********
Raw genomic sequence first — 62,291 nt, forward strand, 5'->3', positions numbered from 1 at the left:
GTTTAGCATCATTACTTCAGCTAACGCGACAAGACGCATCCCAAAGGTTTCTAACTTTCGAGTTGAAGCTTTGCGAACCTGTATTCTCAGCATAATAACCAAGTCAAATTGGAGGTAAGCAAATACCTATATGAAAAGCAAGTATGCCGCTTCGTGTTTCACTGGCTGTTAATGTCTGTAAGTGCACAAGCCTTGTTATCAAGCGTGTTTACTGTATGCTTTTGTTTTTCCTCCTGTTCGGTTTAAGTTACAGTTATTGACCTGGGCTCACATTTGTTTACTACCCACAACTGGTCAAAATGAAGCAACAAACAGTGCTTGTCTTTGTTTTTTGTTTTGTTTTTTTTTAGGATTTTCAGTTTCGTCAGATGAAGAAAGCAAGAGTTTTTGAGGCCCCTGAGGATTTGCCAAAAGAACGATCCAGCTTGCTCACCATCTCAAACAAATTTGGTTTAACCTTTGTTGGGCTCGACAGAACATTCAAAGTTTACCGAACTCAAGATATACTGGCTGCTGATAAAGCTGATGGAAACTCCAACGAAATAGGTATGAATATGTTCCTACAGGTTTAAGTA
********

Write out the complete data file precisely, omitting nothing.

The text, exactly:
Raw genomic sequence first — 62,291 nt, forward strand, 5'->3', positions numbered from 1 at the left:
GTTTAGCATCATTACTTCAGCTAACGCGACAAGACGCATCCCAAAGGTTTCTAACTTTCGAGTTGAAGCTTTGCGAACCTGTATTCTCAGCATAATAACCAAGTCAAATTGGAGGTAAGCAAATACCTATATGAAAAGCAAGTATGCCGCTTCGTGTTTCACTGGCTGTTAATGTCTGTAAGTGCACAAGCCTTGTTATCAAGCGTGTTTACTGTATGCTTTTGTTTTTCCTCCTGTTCGGTTTAAGTTACAGTTATTGACCTGGGCTCACATTTGTTTACTACCCACAACTGGTCAAAATGAAGCAACAAACAGTGCTTGTCTTTGTTTTTTGTTTTGTTTTTTTTTAGGATTTTCAGTTTCGTCAGATGAAGAAAGCAAGAGTTTTTGAGGCCCCTGAGGATTTGCCAAAAGAACGATCCAGCTTGCTCACCATCTCAAACAAATTTGGTTTAACCTTTGTTGGGCTCGACAGAACATTCAAAGTTTACCGAACTCAAGATATACTGGCTGCTGATAAAGCTGATGGAAACTCCAACGAAATAGGTATGAATATGTTCCTACAGGTTTAAGTA